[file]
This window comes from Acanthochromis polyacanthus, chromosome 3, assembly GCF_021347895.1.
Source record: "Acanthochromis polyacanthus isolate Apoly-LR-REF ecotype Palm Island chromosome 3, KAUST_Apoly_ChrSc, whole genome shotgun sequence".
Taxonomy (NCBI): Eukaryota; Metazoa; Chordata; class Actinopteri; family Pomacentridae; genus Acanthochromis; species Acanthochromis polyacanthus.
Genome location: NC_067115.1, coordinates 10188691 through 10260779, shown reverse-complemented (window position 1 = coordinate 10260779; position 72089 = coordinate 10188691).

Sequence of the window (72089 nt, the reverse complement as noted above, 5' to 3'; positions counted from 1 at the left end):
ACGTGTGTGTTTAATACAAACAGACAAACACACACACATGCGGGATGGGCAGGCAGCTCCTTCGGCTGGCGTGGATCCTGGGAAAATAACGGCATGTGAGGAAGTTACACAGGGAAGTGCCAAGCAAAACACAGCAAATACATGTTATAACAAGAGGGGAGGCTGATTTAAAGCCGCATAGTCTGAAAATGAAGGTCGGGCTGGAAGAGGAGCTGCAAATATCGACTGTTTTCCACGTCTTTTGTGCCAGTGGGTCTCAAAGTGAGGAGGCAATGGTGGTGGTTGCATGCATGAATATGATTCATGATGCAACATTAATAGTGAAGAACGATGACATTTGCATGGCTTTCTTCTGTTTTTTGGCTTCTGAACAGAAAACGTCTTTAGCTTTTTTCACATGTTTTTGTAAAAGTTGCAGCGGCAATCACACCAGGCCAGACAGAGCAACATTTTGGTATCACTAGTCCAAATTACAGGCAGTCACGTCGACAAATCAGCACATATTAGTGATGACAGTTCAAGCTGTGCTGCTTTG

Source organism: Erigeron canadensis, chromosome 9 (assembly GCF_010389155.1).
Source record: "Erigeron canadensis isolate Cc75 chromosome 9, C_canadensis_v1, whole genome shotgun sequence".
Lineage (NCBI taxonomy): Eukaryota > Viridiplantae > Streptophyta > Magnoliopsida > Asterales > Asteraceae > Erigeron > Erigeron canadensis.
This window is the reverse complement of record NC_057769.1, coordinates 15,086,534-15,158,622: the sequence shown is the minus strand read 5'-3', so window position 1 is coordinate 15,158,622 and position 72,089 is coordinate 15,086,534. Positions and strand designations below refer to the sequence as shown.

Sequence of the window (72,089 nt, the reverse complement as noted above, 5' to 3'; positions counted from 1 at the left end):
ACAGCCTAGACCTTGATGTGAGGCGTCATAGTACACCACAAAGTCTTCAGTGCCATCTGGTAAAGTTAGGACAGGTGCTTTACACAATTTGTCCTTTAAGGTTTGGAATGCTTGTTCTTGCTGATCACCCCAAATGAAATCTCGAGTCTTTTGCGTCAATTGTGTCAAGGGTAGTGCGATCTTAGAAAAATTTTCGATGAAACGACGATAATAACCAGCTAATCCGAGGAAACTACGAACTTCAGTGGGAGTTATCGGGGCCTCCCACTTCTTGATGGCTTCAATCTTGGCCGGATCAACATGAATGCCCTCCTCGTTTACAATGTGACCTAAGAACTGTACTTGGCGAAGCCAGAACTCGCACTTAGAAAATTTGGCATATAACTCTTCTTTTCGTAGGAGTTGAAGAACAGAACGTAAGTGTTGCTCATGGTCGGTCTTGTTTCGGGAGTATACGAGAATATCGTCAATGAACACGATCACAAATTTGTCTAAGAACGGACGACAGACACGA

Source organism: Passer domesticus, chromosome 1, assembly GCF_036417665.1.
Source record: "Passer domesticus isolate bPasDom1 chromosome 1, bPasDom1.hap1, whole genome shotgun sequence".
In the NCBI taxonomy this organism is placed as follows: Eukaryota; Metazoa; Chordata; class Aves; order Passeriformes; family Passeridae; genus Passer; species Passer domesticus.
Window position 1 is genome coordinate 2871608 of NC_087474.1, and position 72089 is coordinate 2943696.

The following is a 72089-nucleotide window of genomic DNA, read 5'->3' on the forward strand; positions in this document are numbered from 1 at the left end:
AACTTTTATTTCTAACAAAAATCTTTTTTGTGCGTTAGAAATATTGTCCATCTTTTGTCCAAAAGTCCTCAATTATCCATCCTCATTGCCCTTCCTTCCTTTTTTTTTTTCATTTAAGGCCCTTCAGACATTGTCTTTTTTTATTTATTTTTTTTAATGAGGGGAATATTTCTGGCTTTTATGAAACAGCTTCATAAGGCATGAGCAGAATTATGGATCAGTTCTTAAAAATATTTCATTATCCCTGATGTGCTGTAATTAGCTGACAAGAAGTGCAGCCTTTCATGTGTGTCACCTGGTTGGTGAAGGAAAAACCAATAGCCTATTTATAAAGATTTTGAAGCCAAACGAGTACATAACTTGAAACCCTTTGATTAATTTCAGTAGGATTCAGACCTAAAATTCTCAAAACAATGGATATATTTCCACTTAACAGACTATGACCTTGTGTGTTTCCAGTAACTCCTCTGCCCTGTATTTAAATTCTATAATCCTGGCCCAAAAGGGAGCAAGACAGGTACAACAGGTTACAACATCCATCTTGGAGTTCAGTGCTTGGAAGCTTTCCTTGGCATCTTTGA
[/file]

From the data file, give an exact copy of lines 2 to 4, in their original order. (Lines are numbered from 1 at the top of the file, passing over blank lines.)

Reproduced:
Source record: "Acanthochromis polyacanthus isolate Apoly-LR-REF ecotype Palm Island chromosome 3, KAUST_Apoly_ChrSc, whole genome shotgun sequence".
Taxonomy (NCBI): Eukaryota; Metazoa; Chordata; class Actinopteri; family Pomacentridae; genus Acanthochromis; species Acanthochromis polyacanthus.
Genome location: NC_067115.1, coordinates 10188691 through 10260779, shown reverse-complemented (window position 1 = coordinate 10260779; position 72089 = coordinate 10188691).